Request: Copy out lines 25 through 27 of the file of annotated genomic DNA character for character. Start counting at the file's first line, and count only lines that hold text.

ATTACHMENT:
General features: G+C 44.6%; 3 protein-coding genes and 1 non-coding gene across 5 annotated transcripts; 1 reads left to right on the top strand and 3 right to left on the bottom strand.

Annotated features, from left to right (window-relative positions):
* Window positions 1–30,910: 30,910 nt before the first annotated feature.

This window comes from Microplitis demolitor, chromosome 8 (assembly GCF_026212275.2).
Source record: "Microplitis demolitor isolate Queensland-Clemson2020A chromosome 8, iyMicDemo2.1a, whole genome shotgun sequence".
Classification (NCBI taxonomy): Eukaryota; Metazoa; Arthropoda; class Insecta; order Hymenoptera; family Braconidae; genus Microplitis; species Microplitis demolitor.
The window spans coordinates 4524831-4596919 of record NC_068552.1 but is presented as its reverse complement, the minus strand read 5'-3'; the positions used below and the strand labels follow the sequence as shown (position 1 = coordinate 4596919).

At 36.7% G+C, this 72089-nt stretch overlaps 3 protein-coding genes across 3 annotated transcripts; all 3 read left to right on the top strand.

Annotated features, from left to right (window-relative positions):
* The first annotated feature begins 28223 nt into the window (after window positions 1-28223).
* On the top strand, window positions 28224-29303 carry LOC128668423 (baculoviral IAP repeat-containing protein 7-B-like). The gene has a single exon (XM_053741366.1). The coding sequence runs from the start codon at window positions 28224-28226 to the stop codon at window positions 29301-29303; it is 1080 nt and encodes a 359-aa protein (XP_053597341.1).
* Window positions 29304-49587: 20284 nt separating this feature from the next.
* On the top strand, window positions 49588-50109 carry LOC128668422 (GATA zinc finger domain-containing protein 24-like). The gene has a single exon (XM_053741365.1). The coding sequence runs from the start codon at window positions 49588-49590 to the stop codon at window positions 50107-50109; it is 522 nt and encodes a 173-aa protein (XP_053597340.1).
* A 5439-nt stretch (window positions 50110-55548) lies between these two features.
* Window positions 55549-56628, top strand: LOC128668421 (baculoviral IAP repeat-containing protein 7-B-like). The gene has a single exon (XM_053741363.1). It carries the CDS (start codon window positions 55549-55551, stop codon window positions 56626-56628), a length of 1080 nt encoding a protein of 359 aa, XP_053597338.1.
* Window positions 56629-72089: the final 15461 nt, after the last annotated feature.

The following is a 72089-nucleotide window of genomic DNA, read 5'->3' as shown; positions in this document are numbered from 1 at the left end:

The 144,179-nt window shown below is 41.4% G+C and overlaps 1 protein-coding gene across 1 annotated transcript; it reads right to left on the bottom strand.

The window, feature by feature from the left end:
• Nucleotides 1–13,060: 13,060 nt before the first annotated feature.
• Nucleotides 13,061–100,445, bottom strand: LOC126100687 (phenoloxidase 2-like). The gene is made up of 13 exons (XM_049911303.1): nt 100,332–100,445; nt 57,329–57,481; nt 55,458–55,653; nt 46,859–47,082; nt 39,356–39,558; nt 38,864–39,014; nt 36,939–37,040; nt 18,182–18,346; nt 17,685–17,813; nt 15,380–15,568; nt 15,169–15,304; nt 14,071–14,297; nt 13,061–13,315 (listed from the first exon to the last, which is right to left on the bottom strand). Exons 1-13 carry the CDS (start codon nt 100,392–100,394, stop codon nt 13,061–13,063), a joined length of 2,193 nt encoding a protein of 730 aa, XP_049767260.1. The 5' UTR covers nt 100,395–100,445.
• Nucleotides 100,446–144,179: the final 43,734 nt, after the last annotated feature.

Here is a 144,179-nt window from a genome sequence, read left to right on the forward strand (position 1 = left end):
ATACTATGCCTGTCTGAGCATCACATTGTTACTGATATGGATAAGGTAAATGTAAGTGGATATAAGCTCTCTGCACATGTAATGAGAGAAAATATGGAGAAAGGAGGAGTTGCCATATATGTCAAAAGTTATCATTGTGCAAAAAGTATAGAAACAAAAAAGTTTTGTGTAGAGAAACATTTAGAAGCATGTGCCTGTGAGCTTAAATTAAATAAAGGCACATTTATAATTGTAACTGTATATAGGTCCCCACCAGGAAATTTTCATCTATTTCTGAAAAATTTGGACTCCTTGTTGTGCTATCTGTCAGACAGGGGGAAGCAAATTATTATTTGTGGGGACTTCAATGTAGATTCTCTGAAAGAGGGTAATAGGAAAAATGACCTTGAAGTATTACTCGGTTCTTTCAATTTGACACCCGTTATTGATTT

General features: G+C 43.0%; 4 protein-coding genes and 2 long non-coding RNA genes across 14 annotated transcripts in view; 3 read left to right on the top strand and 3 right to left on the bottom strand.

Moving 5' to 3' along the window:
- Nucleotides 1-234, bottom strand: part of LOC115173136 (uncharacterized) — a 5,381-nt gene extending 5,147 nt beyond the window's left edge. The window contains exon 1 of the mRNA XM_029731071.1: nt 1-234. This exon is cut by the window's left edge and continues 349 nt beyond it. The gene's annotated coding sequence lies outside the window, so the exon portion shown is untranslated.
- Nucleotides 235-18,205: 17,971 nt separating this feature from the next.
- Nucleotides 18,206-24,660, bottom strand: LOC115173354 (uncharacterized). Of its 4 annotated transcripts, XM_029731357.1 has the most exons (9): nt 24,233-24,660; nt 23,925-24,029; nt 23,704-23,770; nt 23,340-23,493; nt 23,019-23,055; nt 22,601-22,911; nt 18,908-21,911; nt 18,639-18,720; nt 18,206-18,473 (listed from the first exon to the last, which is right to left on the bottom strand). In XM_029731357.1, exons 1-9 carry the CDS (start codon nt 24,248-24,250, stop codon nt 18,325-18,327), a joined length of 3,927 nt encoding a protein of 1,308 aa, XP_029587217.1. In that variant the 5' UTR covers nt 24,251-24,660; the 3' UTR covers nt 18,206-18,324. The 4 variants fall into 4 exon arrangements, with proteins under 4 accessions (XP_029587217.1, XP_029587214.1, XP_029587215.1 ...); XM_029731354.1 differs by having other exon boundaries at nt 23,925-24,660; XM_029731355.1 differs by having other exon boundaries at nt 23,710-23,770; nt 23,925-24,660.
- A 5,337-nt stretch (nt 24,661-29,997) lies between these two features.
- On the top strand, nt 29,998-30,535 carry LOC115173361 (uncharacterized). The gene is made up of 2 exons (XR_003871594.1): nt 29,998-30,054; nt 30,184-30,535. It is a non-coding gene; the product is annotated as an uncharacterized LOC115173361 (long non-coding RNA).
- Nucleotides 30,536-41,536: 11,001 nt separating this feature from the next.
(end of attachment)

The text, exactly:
General features: G+C 43.0%; 4 protein-coding genes and 2 long non-coding RNA genes across 14 annotated transcripts in view; 3 read left to right on the top strand and 3 right to left on the bottom strand.

Moving 5' to 3' along the window:
- Nucleotides 1-234, bottom strand: part of LOC115173136 (uncharacterized) — a 5,381-nt gene extending 5,147 nt beyond the window's left edge. The window contains exon 1 of the mRNA XM_029731071.1: nt 1-234. This exon is cut by the window's left edge and continues 349 nt beyond it. The gene's annotated coding sequence lies outside the window, so the exon portion shown is untranslated.